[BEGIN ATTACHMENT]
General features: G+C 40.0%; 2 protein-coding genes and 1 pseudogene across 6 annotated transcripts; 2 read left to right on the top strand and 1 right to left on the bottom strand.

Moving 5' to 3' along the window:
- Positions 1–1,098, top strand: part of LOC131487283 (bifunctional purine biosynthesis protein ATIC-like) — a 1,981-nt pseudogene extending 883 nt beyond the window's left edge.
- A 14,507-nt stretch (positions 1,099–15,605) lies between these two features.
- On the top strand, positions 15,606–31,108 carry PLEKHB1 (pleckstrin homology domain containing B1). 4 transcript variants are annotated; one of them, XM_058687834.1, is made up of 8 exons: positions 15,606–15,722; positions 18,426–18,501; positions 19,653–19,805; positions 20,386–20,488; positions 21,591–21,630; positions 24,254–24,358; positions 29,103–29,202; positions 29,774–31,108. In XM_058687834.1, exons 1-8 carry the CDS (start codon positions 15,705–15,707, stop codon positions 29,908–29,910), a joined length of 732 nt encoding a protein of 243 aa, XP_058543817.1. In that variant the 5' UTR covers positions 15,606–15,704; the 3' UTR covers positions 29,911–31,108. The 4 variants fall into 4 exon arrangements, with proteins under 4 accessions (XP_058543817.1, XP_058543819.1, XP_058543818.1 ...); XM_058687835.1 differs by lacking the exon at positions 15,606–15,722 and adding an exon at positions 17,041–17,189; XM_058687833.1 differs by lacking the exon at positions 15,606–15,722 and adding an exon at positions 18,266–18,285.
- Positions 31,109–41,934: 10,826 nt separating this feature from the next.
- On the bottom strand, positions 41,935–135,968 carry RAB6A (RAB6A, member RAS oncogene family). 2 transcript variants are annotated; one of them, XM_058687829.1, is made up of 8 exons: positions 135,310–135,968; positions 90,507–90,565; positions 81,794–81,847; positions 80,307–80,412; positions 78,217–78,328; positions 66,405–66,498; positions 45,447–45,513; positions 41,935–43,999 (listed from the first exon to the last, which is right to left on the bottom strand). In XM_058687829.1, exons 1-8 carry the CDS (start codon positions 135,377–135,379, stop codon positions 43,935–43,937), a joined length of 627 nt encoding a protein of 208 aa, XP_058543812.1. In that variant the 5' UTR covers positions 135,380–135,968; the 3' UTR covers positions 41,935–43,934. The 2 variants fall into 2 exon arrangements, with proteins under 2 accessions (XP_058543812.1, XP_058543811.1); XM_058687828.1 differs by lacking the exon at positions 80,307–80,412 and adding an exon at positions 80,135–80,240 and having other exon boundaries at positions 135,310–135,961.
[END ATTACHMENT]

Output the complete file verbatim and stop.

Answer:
General features: G+C 40.0%; 2 protein-coding genes and 1 pseudogene across 6 annotated transcripts; 2 read left to right on the top strand and 1 right to left on the bottom strand.

Moving 5' to 3' along the window:
- Positions 1–1,098, top strand: part of LOC131487283 (bifunctional purine biosynthesis protein ATIC-like) — a 1,981-nt pseudogene extending 883 nt beyond the window's left edge.
- A 14,507-nt stretch (positions 1,099–15,605) lies between these two features.
- On the top strand, positions 15,606–31,108 carry PLEKHB1 (pleckstrin homology domain containing B1). 4 transcript variants are annotated; one of them, XM_058687834.1, is made up of 8 exons: positions 15,606–15,722; positions 18,426–18,501; positions 19,653–19,805; positions 20,386–20,488; positions 21,591–21,630; positions 24,254–24,358; positions 29,103–29,202; positions 29,774–31,108. In XM_058687834.1, exons 1-8 carry the CDS (start codon positions 15,705–15,707, stop codon positions 29,908–29,910), a joined length of 732 nt encoding a protein of 243 aa, XP_058543817.1. In that variant the 5' UTR covers positions 15,606–15,704; the 3' UTR covers positions 29,911–31,108. The 4 variants fall into 4 exon arrangements, with proteins under 4 accessions (XP_058543817.1, XP_058543819.1, XP_058543818.1 ...); XM_058687835.1 differs by lacking the exon at positions 15,606–15,722 and adding an exon at positions 17,041–17,189; XM_058687833.1 differs by lacking the exon at positions 15,606–15,722 and adding an exon at positions 18,266–18,285.
- Positions 31,109–41,934: 10,826 nt separating this feature from the next.
- On the bottom strand, positions 41,935–135,968 carry RAB6A (RAB6A, member RAS oncogene family). 2 transcript variants are annotated; one of them, XM_058687829.1, is made up of 8 exons: positions 135,310–135,968; positions 90,507–90,565; positions 81,794–81,847; positions 80,307–80,412; positions 78,217–78,328; positions 66,405–66,498; positions 45,447–45,513; positions 41,935–43,999 (listed from the first exon to the last, which is right to left on the bottom strand). In XM_058687829.1, exons 1-8 carry the CDS (start codon positions 135,377–135,379, stop codon positions 43,935–43,937), a joined length of 627 nt encoding a protein of 208 aa, XP_058543812.1. In that variant the 5' UTR covers positions 135,380–135,968; the 3' UTR covers positions 41,935–43,934. The 2 variants fall into 2 exon arrangements, with proteins under 2 accessions (XP_058543812.1, XP_058543811.1); XM_058687828.1 differs by lacking the exon at positions 80,307–80,412 and adding an exon at positions 80,135–80,240 and having other exon boundaries at positions 135,310–135,961.